As the experience grew with laparoscopic splenectomy (LS) more surgeons appreciate the advantages of lateral approach compared with conventional anterior approach. In view of this we aimed to compare anterior approach and lateral approach in LS.
We conducted a search of electronic information sources to identify all randomized controlled trials (RCTs) and observational studies comparing anterior and lateral approach in patients undergoing LS. Primary outcomes included need for blood transfusion, intraoperative blood loss, and conversion to open surgery. The secondary outcomes included postoperative morbidity, operative time, time to oral intake, length of hospital stay, need for reoperation, and mortality. Random or fixed-effects modeling were applied to calculate pooled outcome data.
We identified 1 RCT and 4 retrospective observational studies, enrolling 728 patients. The baseline characteristics included populations in both groups were comparable. Anterior approach was associated with higher need for blood transfusion [odds ratio (OR), 4.83, 95% confidence interval (CI), 2.31-10.97; P=0.0001]; higher risks of intraoperative blood loss [mean difference (MD), 101.06, 95% CI, 52.05-150.06; P=0.0001], conversion to open surgery (OR, 3.33, 95% CI, −1.32 to 8.43; P=0.01), postoperative morbidity (OR, 3.86, 95% CI, −2.23 to 6.67; P=0.00001) and need for reoperation (OR, 6.91, 95% CI, −1.07 to 44.6; P=0.04); longer operative time (MD, 2.51, 95% CI, −1.43 to 3.59; P=0.00001), time to oral intake (MD, 0.60, 95% CI, −0.14 to −1.07; P=0.01), and length of stay (MD, 2.52, 95% CI, −1.43 to 3.59; P=0.00001) compared with lateral approach. There was no difference in the risk of mortality between the 2 groups (risk difference, 0.00, 95% CI, −0.01 to 0.02; P=0.61).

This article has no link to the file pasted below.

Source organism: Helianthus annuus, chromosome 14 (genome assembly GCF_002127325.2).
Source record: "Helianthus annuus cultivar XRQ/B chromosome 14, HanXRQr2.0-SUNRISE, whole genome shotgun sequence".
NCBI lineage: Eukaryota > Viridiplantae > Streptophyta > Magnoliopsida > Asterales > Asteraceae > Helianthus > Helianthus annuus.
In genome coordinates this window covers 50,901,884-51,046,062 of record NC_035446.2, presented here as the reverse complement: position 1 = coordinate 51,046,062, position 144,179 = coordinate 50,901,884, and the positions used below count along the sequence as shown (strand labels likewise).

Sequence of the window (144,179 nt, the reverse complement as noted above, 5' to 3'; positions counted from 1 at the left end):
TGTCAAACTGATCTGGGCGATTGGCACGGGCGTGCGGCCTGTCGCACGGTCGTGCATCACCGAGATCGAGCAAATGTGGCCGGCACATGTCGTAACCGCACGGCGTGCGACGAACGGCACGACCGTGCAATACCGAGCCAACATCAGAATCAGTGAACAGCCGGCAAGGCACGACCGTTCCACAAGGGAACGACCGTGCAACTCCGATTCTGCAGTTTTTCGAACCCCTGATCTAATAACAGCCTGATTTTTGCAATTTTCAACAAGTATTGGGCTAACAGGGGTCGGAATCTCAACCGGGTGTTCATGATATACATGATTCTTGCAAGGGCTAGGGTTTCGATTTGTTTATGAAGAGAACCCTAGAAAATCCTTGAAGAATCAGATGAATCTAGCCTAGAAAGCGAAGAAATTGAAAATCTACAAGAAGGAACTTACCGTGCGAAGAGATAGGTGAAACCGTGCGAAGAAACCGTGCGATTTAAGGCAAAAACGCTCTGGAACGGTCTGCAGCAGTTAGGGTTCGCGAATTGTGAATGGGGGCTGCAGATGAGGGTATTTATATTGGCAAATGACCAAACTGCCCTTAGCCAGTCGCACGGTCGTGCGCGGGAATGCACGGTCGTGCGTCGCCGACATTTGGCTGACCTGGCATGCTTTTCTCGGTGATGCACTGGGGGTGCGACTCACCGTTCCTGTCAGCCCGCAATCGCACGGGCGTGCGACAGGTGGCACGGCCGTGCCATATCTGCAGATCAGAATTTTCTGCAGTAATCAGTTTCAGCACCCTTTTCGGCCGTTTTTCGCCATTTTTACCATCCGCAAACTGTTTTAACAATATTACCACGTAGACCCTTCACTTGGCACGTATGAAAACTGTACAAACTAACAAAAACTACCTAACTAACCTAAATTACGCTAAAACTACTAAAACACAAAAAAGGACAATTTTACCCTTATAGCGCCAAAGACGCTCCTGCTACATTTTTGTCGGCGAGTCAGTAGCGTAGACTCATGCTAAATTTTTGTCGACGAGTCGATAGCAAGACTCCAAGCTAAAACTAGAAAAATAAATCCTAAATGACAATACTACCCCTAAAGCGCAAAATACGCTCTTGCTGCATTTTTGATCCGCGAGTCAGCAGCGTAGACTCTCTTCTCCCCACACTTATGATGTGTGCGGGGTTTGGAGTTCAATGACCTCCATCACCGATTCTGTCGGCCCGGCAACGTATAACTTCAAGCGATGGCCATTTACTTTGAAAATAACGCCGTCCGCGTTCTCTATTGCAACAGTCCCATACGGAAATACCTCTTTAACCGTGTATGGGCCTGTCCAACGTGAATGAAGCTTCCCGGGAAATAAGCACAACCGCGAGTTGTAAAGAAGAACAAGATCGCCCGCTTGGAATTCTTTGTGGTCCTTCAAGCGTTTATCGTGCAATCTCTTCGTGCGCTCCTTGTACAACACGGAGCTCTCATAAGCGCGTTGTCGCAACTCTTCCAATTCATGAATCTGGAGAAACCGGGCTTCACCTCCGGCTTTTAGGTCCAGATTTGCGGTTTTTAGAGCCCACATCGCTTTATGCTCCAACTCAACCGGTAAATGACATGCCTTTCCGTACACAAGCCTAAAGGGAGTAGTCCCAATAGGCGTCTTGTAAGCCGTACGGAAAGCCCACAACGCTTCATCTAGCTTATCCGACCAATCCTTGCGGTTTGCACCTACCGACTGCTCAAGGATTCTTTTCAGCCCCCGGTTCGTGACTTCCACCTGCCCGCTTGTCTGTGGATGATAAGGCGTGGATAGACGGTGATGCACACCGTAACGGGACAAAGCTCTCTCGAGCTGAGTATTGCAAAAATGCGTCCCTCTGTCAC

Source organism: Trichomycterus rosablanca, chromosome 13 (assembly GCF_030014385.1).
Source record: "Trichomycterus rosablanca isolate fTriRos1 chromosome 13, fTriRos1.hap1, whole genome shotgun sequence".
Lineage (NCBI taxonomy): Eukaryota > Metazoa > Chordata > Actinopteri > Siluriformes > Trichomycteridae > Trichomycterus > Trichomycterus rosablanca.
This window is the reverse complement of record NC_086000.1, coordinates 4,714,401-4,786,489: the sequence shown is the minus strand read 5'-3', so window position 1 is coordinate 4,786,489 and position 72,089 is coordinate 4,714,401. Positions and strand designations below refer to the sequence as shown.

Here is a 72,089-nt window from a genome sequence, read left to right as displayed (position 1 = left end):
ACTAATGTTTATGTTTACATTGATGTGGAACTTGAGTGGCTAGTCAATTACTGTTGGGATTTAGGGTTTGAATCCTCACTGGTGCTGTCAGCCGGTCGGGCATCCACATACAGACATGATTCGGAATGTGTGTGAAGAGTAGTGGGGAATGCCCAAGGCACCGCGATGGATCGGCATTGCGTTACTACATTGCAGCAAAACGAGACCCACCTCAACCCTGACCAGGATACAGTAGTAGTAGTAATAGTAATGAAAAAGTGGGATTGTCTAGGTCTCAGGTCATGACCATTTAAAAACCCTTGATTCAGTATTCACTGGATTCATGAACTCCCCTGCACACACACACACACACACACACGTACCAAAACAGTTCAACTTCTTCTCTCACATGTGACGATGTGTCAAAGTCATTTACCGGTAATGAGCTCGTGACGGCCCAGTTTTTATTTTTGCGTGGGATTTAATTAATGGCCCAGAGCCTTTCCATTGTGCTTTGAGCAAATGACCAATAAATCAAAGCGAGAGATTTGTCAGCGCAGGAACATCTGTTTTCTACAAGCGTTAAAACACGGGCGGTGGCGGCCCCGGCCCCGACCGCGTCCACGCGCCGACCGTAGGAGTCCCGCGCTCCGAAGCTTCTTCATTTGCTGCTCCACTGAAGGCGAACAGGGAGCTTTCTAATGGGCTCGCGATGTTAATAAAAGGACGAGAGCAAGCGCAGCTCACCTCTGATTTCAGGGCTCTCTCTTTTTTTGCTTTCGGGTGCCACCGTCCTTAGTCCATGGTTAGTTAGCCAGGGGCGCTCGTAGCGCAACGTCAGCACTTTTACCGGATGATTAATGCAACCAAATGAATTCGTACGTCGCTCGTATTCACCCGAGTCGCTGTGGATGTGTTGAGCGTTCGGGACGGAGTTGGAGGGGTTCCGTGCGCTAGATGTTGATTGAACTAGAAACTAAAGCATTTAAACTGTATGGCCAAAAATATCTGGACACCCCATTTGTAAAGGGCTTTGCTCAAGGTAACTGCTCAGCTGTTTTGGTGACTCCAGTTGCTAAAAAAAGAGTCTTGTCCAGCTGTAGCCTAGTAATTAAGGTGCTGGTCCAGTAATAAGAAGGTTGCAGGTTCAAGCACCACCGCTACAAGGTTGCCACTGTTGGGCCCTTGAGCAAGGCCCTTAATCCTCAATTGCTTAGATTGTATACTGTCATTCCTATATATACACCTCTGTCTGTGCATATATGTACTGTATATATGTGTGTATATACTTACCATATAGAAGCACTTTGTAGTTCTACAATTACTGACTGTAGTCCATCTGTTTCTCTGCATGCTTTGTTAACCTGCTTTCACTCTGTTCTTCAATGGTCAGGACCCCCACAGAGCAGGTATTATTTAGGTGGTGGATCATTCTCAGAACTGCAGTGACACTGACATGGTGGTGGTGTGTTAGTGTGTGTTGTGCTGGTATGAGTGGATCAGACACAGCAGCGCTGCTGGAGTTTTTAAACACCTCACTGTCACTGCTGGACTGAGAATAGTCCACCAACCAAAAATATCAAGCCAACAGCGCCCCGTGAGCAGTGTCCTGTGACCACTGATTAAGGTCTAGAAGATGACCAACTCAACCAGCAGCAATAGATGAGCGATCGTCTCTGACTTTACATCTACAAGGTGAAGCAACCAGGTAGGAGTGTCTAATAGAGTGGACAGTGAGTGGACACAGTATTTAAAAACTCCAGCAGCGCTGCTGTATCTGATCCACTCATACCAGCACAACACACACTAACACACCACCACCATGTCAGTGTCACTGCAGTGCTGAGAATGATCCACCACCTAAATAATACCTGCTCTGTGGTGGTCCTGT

The best available evidence suggests that the lateral approach is superior to anterior approach in LS as indicated by better access, more secure hemostasis, less conversion to open surgery, less morbidity, earlier recovery, and shorter length of hospital stay. The quality of the available evidence is moderate; high-quality RCTs are required to provide more robust basis for definite conclusions.
*Department of General Surgery, Royal Bolton Hospital, Bolton
†Department of General Surgery, Sandwell and West Birmingham Hospitals NHS Trust, Birmingham
‡Department of General Surgery, North Manchester General Hospital, Manchester, United Kingdom
The authors declare no conflicts of interest.
Reprints: Shahab Hajibandeh, MD, MRCS, Department of General Surgery, North Manchester General Hospital, Manchester M8 5RB, United Kingdom (e-mail: firstname.lastname@example.org).
Received September 23, 2018
Accepted December 10, 2018